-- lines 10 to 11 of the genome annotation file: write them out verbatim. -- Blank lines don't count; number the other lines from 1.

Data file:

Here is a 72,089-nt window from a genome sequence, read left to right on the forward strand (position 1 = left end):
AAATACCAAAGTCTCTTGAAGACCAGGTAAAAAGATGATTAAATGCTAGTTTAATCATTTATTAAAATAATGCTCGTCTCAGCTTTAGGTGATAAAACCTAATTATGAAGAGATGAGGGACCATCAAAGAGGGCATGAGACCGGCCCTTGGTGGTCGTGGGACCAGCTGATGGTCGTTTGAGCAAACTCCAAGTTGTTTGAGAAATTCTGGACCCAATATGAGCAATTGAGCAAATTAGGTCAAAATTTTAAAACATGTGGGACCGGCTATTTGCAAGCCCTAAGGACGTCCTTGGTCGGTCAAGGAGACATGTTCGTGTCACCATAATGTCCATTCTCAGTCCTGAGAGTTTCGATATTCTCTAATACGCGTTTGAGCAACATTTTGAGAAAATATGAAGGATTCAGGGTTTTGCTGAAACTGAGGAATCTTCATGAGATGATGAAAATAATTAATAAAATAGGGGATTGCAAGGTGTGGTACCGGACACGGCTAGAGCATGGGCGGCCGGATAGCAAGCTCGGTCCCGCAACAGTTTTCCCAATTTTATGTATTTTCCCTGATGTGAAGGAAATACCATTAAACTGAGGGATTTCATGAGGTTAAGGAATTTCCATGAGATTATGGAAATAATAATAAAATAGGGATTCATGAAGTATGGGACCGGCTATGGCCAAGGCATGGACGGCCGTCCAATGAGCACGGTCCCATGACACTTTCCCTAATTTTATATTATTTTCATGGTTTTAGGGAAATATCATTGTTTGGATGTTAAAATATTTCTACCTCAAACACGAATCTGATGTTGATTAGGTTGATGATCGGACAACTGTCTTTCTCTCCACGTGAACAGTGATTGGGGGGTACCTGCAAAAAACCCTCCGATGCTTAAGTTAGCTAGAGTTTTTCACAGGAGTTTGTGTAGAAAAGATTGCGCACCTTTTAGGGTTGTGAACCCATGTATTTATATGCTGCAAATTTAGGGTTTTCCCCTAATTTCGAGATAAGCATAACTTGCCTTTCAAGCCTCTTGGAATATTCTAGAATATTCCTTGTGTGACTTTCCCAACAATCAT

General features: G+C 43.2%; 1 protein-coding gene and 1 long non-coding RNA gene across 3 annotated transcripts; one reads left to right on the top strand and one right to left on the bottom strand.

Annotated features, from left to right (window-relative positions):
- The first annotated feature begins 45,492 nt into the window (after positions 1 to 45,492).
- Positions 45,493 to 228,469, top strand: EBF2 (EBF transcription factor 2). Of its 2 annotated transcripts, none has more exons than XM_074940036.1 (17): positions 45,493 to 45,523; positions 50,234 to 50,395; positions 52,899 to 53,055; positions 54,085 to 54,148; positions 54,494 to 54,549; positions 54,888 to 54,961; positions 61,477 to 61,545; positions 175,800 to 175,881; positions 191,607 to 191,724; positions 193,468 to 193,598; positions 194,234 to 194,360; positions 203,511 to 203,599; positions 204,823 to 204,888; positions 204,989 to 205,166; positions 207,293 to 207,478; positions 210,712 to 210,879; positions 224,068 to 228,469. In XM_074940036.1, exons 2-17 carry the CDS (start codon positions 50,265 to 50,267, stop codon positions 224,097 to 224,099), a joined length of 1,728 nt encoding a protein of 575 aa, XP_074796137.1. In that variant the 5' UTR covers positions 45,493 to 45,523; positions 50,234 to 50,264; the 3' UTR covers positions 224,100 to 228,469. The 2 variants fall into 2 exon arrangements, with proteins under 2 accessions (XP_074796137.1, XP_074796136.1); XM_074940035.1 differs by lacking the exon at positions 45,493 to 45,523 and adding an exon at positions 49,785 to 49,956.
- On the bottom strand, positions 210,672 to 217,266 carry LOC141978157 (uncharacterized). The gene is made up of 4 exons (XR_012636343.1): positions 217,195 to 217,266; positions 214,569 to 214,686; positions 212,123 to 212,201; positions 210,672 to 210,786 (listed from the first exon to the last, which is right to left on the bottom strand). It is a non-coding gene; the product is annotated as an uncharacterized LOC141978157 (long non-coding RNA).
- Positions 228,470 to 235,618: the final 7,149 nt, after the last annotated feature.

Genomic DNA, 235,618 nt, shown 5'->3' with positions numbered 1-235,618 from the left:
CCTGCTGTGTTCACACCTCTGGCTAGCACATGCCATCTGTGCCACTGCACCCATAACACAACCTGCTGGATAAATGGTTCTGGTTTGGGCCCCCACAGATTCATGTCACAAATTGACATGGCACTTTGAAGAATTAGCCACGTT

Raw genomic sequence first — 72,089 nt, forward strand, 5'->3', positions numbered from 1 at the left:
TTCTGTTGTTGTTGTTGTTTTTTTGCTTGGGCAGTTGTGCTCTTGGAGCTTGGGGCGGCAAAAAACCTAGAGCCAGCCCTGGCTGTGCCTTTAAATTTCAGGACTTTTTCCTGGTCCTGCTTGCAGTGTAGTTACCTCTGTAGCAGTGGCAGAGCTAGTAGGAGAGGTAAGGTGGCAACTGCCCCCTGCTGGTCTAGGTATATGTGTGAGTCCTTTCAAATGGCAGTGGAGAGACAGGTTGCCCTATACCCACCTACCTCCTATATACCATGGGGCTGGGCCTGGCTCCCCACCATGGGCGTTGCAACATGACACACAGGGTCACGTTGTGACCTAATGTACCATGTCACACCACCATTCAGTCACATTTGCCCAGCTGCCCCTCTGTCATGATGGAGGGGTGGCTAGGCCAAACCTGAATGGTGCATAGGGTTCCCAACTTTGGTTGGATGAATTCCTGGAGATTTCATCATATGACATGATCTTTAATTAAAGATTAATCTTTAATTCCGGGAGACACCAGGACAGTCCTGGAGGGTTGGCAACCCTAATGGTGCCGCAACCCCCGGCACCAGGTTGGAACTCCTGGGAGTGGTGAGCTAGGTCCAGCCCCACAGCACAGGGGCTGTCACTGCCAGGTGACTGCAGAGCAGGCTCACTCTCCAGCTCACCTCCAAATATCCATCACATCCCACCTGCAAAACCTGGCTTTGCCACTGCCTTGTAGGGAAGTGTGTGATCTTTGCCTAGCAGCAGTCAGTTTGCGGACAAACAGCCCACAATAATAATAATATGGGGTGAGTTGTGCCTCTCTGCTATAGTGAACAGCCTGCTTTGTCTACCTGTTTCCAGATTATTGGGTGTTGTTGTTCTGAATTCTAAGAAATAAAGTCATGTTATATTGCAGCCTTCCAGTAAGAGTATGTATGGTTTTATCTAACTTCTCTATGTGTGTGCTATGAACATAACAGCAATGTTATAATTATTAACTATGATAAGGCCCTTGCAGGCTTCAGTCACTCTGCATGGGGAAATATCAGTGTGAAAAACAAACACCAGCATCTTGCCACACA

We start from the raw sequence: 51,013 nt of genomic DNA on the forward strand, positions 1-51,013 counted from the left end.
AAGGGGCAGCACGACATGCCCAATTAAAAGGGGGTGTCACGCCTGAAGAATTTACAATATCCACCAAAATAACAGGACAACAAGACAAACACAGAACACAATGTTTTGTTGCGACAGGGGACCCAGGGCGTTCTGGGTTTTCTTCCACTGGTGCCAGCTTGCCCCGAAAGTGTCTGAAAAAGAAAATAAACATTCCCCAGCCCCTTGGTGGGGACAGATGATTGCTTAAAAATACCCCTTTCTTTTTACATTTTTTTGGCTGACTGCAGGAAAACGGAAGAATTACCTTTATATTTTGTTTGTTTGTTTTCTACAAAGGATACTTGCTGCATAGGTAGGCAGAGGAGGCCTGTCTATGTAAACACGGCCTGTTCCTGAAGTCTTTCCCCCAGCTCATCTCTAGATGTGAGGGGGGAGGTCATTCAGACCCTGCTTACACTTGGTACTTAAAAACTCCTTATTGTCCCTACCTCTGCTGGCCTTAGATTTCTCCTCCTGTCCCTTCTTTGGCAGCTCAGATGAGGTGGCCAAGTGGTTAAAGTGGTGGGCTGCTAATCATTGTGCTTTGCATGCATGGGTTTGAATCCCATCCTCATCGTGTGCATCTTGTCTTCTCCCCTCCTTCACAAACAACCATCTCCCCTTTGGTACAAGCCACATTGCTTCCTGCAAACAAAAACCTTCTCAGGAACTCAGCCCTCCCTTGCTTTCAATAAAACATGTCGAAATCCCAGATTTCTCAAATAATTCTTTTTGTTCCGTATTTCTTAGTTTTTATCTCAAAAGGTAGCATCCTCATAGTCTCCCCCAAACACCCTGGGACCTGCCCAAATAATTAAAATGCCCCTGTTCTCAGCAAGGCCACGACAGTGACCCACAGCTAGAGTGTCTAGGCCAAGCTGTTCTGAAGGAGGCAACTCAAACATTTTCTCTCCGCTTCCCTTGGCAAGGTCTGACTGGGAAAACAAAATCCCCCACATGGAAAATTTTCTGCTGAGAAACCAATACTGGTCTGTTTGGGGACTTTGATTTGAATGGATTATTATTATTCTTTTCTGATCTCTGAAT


CCTGCTGTGTTCACACCTCTGGCTAGCACATGCCATCTGTGCCACTGCACCCATAACACAACCTGCTGGATAAATGGTTCTGGTTTGGGCCCCCACAGATTCATGTCACAAATTGACATGGCACTTTGAAGAATTAGCCACGTT

Raw genomic sequence first — 72,089 nt, forward strand, 5'->3', positions numbered from 1 at the left: